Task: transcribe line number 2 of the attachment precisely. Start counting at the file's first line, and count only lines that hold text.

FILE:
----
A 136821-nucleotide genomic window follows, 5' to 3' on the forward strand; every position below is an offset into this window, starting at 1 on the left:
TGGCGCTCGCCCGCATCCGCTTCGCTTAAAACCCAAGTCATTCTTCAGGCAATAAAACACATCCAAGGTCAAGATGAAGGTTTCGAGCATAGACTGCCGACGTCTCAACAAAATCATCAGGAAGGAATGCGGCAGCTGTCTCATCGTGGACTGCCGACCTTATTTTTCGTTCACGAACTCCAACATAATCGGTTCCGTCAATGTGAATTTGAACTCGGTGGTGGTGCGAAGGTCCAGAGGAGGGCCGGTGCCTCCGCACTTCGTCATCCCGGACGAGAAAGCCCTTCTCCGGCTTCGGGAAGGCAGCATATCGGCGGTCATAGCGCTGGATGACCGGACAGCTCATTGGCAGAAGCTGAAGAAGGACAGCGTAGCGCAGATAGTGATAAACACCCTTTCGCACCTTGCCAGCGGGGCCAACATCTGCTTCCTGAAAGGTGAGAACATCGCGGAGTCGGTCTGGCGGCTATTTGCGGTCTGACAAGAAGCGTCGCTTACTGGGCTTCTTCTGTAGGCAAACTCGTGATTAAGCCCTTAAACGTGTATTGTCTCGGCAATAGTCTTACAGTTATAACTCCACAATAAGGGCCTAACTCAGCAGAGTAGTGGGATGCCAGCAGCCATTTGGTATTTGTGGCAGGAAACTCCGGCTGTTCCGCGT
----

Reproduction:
TGGCGCTCGCCCGCATCCGCTTCGCTTAAAACCCAAGTCATTCTTCAGGCAATAAAACACATCCAAGGTCAAGATGAAGGTTTCGAGCATAGACTGCCGACGTCTCAACAAAATCATCAGGAAGGAATGCGGCAGCTGTCTCATCGTGGACTGCCGACCTTATTTTTCGTTCACGAACTCCAACATAATCGGTTCCGTCAATGTGAATTTGAACTCGGTGGTGGTGCGAAGGTCCAGAGGAGGGCCGGTGCCTCCGCACTTCGTCATCCCGGACGAGAAAGCCCTTCTCCGGCTTCGGGAAGGCAGCATATCGGCGGTCATAGCGCTGGATGACCGGACAGCTCATTGGCAGAAGCTGAAGAAGGACAGCGTAGCGCAGATAGTGATAAACACCCTTTCGCACCTTGCCAGCGGGGCCAACATCTGCTTCCTGAAAGGTGAGAACATCGCGGAGTCGGTCTGGCGGCTATTTGCGGTCTGACAAGAAGCGTCGCTTACTGGGCTTCTTCTGTAGGCAAACTCGTGATTAAGCCCTTAAACGTGTATTGTCTCGGCAATAGTCTTACAGTTATAACTCCACAATAAGGGCCTAACTCAGCAGAGTAGTGGGATGCCAGCAGCCATTTGGTATTTGTGGCAGGAAACTCCGGCTGTTCCGCGT